As an adjunct to the last SmartPools blog post, there have been a couple of questions from the field along the following lines:


“When a new file is written, will it have the default +2d:1n protection or the +3n protection from a file pool policy applied?”


With all user-defined file pools, a file is either a member or not. This is governed by the file pool policy rules which define that particular pool. Although a file can theoretically be a member of multiple file pools, SmartPools only applies the attribute settings associated with the first rule that matches. However, the default file pool is special.


This default file pool is really just a way of specifying what the attribute settings for files should be in general. This is where files that don’t belong to any user-defined file pool get their attribute settings from. However, not all file pool policies set all possible attributes. So, if the first file pool that a file is a member of leaves some attributes unset, the remaining attributes are inherited from the default file pool settings.

If a file is set to use the default pool protection policy, then it will go look that up every time it makes a decision about the protection level for a file. But there's a gotcha that’s worth noting here: SmartPools only makes that decision on files creates and certain restripe operations.  Therefore, when a file is created, it sees that it is using the default pool protection policy and will go look up what that means. Next, it turns it into a protection level, depending on the number of writable nodes and drives in that pool. Finally, it saves that protection level on the file, and future writes to the file just use that. So, if you then change what the default pool policy is, normal writes to the file will continue to use the same saved level, but newly created files will pick a level based on the updated policy. Certain job engine restripe operations (essentially everything other than FlexProtect) will also trigger a recalculation of that saved level.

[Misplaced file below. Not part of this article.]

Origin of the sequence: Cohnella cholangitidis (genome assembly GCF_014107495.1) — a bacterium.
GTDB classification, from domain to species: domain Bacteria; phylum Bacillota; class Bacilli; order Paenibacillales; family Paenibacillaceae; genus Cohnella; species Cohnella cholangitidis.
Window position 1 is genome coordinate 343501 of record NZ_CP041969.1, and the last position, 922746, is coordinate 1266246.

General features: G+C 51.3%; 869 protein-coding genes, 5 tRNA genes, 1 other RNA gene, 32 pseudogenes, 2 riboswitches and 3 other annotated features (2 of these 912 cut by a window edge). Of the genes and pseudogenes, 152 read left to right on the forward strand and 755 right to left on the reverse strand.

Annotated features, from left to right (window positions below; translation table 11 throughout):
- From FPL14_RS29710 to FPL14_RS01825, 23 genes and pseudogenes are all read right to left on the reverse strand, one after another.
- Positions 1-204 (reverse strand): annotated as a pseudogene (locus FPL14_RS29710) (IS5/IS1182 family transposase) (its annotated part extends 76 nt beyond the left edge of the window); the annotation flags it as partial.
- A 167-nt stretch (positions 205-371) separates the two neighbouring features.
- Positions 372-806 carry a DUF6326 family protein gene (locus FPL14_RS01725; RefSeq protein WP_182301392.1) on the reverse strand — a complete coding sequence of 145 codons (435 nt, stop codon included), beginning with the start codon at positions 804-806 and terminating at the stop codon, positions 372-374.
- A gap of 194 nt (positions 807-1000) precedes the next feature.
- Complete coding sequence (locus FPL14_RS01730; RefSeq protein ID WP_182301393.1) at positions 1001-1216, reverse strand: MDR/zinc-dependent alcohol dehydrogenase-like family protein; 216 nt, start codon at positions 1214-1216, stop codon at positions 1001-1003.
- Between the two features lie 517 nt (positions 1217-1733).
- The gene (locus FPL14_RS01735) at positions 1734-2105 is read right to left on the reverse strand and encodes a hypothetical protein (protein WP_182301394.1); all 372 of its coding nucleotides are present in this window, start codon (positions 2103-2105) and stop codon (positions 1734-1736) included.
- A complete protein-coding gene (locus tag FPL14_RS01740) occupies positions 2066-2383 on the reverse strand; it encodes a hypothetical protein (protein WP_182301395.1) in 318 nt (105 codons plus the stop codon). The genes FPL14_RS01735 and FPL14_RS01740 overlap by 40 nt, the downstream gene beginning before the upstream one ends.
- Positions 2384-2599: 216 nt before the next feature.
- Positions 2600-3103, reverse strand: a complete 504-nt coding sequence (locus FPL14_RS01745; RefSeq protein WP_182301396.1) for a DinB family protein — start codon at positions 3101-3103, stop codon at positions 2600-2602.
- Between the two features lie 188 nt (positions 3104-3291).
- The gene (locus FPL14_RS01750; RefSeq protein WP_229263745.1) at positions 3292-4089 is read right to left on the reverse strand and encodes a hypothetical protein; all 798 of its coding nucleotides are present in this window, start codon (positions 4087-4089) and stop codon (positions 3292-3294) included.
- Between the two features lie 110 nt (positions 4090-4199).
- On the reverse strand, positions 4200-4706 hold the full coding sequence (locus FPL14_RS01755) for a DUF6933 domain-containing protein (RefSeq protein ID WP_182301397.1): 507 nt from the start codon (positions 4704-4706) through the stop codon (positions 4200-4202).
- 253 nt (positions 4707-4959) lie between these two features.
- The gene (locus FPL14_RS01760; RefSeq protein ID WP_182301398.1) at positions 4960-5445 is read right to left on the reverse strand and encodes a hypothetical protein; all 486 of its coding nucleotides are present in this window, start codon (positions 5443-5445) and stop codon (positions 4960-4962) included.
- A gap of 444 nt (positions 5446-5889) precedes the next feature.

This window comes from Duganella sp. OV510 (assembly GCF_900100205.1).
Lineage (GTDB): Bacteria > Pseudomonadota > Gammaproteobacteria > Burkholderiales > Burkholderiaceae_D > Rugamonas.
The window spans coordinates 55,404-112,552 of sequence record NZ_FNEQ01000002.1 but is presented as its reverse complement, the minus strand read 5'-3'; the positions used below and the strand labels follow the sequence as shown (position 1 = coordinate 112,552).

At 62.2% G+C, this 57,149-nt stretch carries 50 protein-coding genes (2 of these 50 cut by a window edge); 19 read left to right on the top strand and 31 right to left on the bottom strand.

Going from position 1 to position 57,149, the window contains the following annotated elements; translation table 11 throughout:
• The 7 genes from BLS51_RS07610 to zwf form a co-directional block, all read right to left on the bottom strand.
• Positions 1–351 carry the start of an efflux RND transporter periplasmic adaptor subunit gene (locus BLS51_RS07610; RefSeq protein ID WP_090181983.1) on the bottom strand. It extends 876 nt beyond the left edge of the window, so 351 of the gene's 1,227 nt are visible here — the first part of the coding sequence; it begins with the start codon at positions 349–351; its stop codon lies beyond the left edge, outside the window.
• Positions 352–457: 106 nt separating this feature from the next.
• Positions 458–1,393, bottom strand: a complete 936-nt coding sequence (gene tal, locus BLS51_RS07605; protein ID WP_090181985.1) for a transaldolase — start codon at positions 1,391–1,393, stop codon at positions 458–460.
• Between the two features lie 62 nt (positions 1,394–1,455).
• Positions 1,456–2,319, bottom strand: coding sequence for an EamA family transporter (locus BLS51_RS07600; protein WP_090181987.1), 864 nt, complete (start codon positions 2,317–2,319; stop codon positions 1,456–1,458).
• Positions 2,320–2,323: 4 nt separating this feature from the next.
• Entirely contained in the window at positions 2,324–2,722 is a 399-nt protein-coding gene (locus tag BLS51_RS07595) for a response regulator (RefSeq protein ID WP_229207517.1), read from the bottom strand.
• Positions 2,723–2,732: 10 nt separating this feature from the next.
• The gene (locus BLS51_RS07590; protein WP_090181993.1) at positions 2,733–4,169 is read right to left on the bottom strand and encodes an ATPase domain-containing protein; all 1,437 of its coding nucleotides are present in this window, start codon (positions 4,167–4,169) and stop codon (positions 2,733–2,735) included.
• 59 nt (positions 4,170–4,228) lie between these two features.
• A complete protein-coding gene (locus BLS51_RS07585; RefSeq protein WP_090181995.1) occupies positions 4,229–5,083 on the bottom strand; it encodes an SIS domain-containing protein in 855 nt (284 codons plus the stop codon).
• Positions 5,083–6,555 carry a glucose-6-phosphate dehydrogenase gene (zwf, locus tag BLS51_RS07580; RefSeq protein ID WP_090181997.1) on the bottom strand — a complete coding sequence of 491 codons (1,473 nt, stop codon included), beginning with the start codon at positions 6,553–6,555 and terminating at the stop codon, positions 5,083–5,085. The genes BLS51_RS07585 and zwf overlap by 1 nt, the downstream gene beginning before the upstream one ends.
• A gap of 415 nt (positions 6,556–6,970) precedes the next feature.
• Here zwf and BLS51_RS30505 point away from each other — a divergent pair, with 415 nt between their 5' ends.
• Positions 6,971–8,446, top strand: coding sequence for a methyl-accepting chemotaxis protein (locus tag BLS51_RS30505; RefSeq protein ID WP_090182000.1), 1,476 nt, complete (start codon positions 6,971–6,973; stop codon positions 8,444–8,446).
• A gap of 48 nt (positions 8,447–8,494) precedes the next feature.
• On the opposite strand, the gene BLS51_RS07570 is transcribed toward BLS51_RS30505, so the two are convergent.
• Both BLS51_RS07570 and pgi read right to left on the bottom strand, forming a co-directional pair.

So, to summarize, if you change the protection policy on a pool, new files will see it immediately, but new writes to old files, and existing data in old files, will not. New writes to old files and existing data in old files will see the protection change only after a SmartPools, SetProtectPlus, Autobalance, or Multi scan job engine job is run.

The interaction of file pool policies and the tiering of snapshots is covered in the following blog article: